Aside from raising awareness about breast cancer, proceeds from the $30 tickets for the tea went to benefit the Olympic Medical Cancer Center and provide mammograms to low-income women through Planned Parenthood.
The hats donned by attendees included feathers, lace, ribbons, playing cards and even breasts fashioned from pink balloons and bras. Carol Goodman, of Sequim, didn’t wear a hat but instead dyed her hair bright pink.
Cheryl Coulter, who presided over the event, gave $1,500 checks to each of the organizations at the end of the event. During a time to honor survivors, Coulter called on those who had survived breast cancer for more than 25 years to stand. Two stood and were applauded. She then called on those who survived 15 to 25 years and about five women stood. By the time all survivors were standing there were close to 20. The audience applauded then stood to join hands and recite a pledge of support.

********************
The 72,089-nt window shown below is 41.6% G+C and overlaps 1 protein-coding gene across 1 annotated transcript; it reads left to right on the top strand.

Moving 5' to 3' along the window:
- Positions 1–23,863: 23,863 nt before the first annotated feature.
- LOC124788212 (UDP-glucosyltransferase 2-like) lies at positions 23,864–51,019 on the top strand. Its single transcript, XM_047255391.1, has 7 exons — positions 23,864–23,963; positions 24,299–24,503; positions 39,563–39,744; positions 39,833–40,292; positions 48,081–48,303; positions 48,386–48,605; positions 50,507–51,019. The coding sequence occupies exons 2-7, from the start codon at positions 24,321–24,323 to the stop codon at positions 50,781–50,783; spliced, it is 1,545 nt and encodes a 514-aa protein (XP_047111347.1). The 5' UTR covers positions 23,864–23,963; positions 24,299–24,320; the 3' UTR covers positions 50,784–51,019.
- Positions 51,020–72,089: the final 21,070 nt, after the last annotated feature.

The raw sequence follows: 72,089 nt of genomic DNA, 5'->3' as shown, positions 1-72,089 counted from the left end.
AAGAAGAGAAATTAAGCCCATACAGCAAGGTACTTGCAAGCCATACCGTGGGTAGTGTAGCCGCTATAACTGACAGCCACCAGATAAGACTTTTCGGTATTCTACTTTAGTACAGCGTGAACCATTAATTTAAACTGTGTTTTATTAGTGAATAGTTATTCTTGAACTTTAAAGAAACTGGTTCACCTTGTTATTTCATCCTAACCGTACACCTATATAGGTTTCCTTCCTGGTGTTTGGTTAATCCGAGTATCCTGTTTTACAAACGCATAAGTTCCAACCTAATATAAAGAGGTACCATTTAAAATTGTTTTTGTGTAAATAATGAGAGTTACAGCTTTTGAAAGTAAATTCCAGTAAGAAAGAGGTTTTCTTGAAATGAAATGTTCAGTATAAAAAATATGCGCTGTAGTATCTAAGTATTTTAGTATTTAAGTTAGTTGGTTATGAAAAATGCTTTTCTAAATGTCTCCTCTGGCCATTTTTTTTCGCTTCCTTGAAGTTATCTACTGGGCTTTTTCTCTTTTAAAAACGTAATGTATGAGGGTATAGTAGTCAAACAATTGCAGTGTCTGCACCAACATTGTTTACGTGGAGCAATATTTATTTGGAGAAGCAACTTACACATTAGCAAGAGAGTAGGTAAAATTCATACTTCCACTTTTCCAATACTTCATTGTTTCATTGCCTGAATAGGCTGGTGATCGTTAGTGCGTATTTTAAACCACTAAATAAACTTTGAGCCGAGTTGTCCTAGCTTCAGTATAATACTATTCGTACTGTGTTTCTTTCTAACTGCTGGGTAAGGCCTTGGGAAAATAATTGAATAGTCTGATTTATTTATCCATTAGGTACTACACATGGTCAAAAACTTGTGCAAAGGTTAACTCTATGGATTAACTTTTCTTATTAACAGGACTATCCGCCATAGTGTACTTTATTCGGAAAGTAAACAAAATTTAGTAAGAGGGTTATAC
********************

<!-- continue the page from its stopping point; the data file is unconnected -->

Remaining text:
The annual tea party began in 1998 as a luncheon between a small group of friends wanting to support Jan Chatfield, who was fighting a second round with breast cancer. She died nine months later but is still honored at each event, with her photo on display among the decorations.
This year the main speaker was Dr. Rena Zimmerman, a radiation oncologist with the Olympic Medical Cancer Center. Zimmerman cleverly placed small depictions of hats throughout her presentation.
Reach Amanda Winters at firstname.lastname@example.org.